"Mr. Tambourine Man" is a song written by Bob Dylan, released as the first track of the acoustic side of his March 1965 album Bringing It All Back Home; the song's popularity led to Dylan recording it live many times, it has been included in multiple compilation albums. It has been translated into other languages, has been used or referenced in television shows and books; the song has been performed and recorded by many artists, including the Byrds, Judy Collins, Melanie and Stevie Wonder among others. The Byrds version was released in April 1965 as their first single on Columbia Records, reaching number 1 on both the Billboard Hot 100 chart and the UK Singles Chart, as well as being the title track of their debut album, Mr. Tambourine Man; the Byrds' recording of the song was influential in popularizing the musical subgenres of folk rock and jangle pop, leading many contemporary bands to mimic its fusion of jangly guitars and intellectual lyrics in the wake of the single's success. Dylan's song has four verses.
Dylan's and the Byrds' versions have appeared on various lists ranking the greatest songs of all time, including an appearance by both on Rolling Stone's list of the 500 best songs ever. Both versions received Grammy Hall of Fame Awards; the song has a bright, expansive melody and has become famous for its surrealistic imagery, influenced by artists as diverse as French poet Arthur Rimbaud and Italian filmmaker Federico Fellini. The lyrics call on the title character to play a song and the narrator will follow. Interpretations of the lyrics have included a paean to drugs such as LSD, a call to the singer's muse, a reflection of the audience's demands on the singer, religious interpretations. "Mr. Tambourine Man" was written and composed in early 1964, at the same approximate time as "Chimes of Freedom," which Dylan recorded that spring for his album Another Side of Bob Dylan. Dylan began writing and composing "Mr. Tambourine Man" in February 1964, after attending Mardi Gras in New Orleans during a cross-country road trip with several friends, completed it sometime between the middle of March and late April of that year after he had returned to New York.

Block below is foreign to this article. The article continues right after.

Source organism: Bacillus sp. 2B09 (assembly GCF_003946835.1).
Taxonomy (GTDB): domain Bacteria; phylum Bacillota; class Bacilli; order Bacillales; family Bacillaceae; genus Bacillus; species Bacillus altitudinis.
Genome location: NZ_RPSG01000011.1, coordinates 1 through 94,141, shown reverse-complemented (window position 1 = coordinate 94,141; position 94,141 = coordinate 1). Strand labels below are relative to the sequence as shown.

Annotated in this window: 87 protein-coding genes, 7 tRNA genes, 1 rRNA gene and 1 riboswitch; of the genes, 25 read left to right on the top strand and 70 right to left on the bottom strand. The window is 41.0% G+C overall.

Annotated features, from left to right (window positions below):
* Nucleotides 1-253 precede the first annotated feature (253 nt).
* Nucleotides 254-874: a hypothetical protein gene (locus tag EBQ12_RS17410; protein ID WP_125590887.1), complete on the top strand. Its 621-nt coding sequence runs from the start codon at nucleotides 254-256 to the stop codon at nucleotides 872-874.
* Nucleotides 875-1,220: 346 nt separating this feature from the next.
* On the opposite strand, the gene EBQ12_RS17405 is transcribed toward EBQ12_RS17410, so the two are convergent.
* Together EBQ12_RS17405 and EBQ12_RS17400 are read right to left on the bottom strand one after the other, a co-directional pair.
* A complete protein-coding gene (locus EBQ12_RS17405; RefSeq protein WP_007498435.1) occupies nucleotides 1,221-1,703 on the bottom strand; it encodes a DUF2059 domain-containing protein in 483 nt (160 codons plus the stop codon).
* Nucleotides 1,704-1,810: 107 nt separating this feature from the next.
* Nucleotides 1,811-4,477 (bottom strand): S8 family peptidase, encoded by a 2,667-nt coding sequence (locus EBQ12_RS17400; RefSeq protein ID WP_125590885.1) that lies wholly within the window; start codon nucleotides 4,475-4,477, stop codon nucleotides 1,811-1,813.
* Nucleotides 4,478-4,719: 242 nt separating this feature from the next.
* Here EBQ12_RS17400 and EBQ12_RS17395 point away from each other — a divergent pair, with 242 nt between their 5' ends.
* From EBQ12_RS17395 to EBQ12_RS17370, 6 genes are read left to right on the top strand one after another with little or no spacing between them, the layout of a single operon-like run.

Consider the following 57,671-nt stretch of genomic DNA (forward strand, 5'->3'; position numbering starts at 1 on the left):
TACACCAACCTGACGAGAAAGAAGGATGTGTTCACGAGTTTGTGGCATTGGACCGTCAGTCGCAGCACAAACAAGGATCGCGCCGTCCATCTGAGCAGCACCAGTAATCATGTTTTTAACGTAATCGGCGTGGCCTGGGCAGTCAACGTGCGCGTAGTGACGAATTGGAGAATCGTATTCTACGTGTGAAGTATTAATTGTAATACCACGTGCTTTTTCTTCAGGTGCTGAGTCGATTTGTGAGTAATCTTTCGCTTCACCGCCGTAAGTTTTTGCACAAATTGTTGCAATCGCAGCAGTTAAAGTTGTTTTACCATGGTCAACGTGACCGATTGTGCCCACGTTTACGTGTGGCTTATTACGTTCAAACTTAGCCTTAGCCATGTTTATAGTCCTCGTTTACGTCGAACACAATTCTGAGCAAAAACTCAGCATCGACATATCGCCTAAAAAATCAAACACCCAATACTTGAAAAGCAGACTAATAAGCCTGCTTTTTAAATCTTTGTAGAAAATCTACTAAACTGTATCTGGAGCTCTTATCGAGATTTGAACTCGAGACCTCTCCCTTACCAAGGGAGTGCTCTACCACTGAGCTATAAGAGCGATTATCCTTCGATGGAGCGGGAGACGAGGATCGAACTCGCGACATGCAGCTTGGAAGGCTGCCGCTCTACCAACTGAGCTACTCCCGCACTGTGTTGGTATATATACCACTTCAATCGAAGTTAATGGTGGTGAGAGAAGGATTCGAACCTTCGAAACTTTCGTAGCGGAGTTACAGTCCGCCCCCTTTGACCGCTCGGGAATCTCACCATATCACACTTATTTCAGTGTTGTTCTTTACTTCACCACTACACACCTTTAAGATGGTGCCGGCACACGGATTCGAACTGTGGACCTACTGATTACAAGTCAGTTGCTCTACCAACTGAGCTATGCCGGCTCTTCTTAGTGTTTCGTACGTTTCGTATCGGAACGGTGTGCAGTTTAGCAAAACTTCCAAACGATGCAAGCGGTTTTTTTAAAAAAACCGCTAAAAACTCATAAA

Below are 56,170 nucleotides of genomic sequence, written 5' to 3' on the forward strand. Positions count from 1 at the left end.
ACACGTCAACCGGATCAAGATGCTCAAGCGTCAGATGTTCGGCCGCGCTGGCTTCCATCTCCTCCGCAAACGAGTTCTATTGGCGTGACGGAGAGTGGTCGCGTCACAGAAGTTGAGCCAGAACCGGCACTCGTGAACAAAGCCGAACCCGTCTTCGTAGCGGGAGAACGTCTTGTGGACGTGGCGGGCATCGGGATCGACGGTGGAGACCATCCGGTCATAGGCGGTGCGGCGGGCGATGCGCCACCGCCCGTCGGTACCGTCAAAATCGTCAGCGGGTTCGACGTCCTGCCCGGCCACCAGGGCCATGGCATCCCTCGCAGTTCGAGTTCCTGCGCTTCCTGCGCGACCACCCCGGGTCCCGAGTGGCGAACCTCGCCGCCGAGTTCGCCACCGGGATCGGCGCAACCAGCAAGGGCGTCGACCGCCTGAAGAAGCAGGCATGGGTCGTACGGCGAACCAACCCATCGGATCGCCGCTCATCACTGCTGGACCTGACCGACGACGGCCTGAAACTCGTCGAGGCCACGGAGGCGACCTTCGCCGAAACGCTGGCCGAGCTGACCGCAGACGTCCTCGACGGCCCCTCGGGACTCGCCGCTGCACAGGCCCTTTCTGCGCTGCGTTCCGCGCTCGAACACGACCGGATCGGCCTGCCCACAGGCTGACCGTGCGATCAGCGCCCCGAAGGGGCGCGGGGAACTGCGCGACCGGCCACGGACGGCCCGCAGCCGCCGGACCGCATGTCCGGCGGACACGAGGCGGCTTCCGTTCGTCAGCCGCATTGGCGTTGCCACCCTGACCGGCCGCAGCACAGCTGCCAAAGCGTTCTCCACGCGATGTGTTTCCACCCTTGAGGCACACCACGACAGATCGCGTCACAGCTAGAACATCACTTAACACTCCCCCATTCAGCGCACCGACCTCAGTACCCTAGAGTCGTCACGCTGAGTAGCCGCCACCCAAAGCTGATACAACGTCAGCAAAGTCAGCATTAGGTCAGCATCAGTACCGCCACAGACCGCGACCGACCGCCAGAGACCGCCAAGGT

Nigel Williamson has suggested in The Rough Guide to Bob Dylan that the influence of Mardi Gras can be heard in the swirling and fanciful imagery of the song's lyrics. Journalist Al Aronowitz has claimed that Dylan completed the song at his home, but folk singer Judy Collins, who recorded the song, has stated that Dylan completed the song at her home. Dylan premiered the song the following month at a May 17 concert at London's Royal Festival Hall. During the sessions for Another Side of Bob Dylan, in June 1964, with Tom Wilson producing, Dylan recorded "Mr. Tambourine Man" with Ramblin' Jack Elliott singing harmony; as Elliott was off key, that recording wasn't used. That month he recorded a publisher demo of the song at Witmark Music. More than six months passed before Dylan re-recorded the song, again with Wilson in the producer's chair, during the final Bringing It All Back Home session on January 15, 1965, the same day that "Gates of Eden," "It's Alright, Ma," and "It's All Over Now, Baby Blue" were recorded.
It was long thought. However, in the biography Bob Dylan: Behind the Shades, Clinton Heylin relates that the song required six attempts because of difficulties in working out the playoffs between Dylan's acoustic guitar and Bruce Langhorne's electric lead; the final take was selected for the album, released on March 22, 1965. In his book Keys to the Rain: The Definitive Bob Dylan Encyclopedia, Oliver Trager describes "Mr. Tambourine Man" as having a bright, expansive melody, with Langhorne's electric guitar accompaniment, which provides a countermelody to the vocals, being the only instrumentation besides Dylan's acoustic guitar and harmonica. Author Wilfred Mellers has written that although the song is in the key of D major, it is harmonized as if it were in a Lydian G major, giving the song a tonal ambiguity that enhances the dreamy quality of the melody. Unusually, rather than beginning with the first verse, the song begins with an iteration of the chorus: Hey! Mr. Tambourine Man, play a song for me, I'm not sleepy and there is no place I'm going to.